Continuing Care Retirement Communities (CCRCs) and Lifecare
Continuing Care Retirement Communities (CCRCs) are designed to offer active seniors an independent lifestyle from the privacy of their own home. The community offers them access to coordinated social activities, dining services and health care when and if the course of aging raises the need. It is sometimes referred to as Lifecare because of the opportunity for a continuum of care provided by or within one community.
Residents should expect a CCRC to offer a contract stating that the community will offer a home, social activities, a list of services and amenities, and access to on-site levels of health care. Most CCRCs require a one-time entrance fee which may be called &$34;a purchase price" or "annuity". There will also be a monthly service fees. The continuing care contract should provide residents with long-term security and a life long assurance for care.
A few CCRCs offer continuing care contracts that do not require an entrance fee and offer care assurances only on a month-to-month basis.
One's physical and mental health is often subject to review before a CCRC will approve you for a contract.
There are different types of entrance fee contracts:
Some CCRCs may require residents to purchase long term care insurance as a criteria for acceptance.
Monthly fees may cover provision of the following:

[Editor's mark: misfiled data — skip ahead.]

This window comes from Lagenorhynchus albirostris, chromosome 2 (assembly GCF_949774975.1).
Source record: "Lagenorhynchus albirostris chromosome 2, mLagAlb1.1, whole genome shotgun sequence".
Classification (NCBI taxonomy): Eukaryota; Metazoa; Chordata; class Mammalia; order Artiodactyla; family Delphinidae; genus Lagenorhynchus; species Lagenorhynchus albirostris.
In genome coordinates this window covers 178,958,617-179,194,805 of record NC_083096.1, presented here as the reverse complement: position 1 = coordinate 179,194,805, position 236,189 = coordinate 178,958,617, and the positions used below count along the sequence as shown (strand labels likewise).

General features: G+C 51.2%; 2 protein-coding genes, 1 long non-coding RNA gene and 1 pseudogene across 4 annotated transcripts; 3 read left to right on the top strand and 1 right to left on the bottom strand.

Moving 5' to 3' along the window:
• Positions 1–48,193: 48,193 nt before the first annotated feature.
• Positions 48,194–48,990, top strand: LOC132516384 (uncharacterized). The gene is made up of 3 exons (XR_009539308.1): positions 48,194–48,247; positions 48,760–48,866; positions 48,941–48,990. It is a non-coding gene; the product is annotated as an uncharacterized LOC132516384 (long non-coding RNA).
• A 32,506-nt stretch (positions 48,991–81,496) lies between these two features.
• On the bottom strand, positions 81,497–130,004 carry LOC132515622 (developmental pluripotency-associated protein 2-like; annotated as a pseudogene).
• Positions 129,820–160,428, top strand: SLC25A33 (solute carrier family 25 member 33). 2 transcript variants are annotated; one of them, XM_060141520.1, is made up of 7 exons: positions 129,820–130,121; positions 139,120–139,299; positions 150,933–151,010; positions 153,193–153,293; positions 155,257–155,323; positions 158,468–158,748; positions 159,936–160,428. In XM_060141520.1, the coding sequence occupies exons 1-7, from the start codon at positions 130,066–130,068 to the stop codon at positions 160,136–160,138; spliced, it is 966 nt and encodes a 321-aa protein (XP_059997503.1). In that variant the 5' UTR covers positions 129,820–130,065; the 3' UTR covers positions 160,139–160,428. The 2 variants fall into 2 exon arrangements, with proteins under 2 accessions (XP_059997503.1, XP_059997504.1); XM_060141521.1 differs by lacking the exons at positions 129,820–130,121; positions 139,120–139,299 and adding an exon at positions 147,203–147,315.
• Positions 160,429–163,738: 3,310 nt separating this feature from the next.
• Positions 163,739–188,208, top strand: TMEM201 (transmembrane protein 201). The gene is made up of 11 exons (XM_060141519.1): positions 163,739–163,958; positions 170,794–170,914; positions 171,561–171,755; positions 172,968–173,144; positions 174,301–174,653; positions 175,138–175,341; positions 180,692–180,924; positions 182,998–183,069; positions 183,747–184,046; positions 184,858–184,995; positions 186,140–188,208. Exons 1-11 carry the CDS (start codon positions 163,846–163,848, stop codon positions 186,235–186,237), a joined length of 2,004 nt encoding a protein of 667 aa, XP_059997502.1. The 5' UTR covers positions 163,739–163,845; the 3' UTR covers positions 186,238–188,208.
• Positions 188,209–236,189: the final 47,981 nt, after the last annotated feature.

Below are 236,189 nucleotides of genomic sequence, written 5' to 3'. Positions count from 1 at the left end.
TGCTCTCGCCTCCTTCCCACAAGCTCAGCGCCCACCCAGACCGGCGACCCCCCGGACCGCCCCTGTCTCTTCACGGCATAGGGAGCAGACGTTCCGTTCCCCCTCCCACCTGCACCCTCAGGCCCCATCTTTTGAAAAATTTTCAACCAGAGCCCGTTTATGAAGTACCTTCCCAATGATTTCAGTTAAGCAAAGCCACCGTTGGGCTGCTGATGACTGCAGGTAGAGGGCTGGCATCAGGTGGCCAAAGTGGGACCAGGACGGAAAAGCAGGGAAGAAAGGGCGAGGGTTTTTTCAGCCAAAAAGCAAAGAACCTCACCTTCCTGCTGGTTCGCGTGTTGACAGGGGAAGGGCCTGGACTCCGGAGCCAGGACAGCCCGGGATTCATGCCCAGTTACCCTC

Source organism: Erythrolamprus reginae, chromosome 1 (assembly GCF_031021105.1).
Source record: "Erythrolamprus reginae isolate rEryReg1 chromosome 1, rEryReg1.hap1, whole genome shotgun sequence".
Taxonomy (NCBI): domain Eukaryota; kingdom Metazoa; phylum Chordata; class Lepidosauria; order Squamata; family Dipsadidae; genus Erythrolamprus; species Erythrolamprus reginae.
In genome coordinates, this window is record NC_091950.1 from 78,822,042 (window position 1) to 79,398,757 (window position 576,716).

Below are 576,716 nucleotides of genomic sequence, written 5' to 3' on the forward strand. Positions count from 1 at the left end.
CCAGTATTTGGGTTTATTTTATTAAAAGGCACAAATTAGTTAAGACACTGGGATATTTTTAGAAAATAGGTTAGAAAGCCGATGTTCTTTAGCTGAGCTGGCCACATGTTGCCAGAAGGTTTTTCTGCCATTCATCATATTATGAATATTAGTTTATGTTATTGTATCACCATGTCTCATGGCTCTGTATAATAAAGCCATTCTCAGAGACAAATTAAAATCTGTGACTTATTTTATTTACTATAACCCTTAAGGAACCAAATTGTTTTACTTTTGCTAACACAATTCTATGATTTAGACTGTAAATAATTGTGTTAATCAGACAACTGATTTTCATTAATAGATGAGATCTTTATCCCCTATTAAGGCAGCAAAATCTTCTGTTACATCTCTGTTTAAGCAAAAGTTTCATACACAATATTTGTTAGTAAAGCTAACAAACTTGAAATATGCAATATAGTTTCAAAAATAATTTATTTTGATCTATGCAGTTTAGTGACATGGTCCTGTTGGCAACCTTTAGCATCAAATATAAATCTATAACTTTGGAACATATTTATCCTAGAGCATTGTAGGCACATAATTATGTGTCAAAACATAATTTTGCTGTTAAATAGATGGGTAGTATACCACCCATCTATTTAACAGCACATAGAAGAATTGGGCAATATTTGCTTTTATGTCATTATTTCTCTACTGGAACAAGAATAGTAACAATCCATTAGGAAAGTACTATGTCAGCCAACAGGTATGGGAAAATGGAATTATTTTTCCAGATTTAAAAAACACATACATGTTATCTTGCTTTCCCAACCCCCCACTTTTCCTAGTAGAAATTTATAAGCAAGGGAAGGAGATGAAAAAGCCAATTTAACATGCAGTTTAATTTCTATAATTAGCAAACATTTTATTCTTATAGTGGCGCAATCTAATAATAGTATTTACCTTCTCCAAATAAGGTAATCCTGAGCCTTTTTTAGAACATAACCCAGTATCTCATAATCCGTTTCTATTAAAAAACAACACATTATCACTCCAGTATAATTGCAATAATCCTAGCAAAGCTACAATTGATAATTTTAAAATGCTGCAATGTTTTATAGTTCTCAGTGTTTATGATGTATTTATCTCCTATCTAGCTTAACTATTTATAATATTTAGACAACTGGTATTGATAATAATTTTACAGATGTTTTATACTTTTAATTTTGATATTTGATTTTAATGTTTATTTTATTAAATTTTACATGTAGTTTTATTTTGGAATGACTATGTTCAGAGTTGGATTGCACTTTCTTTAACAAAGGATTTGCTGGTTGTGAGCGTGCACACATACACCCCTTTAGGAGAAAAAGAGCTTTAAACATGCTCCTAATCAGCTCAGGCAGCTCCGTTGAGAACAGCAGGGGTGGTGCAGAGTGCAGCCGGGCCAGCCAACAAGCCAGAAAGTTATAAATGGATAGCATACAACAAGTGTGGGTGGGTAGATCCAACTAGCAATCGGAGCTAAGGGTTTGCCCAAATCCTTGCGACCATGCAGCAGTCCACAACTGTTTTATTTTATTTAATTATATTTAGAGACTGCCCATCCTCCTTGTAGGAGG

Entry fees may be refundable on a sliding scale within a short time after move in. Generally the refund declines to zero after some period of residency.
HAVE ALL CONTRACTS REVIEWED BY YOUR LAWYER OR FINANCIAL CONSULTANT BEFORE SIGNING.
You may want to compare fees for services and health care at a CCRC, to fees at Congregate, Assisted Living and Skilled Nursing homes, to see how the the costs match up on fee services. Keep in mind the guarantee of a life-long place to live provided by contract at a CCRC. Congregate, Assisted Living and Skilled Nursing Facilities, make no such guarantees, and may ask you to leave when they are unable to provide the care they deem appropriate for your medical condition.
CCRCs are highly regulated in
some states but no federal agency oversees retirement
communities. The Continuing Care Accreditation Commisson
(CCAC), a private nonprofit organizaiton, accredits these
communities. The CCAC process is voluntary and takes 12 to 14
months. CCAC works with the community, reviewing its finances,
governance and administration; resident health and wellness,
and resident life. For more information contact the Continuing Care Accreditation
CCRCs may be found in the Yellow Pages under:
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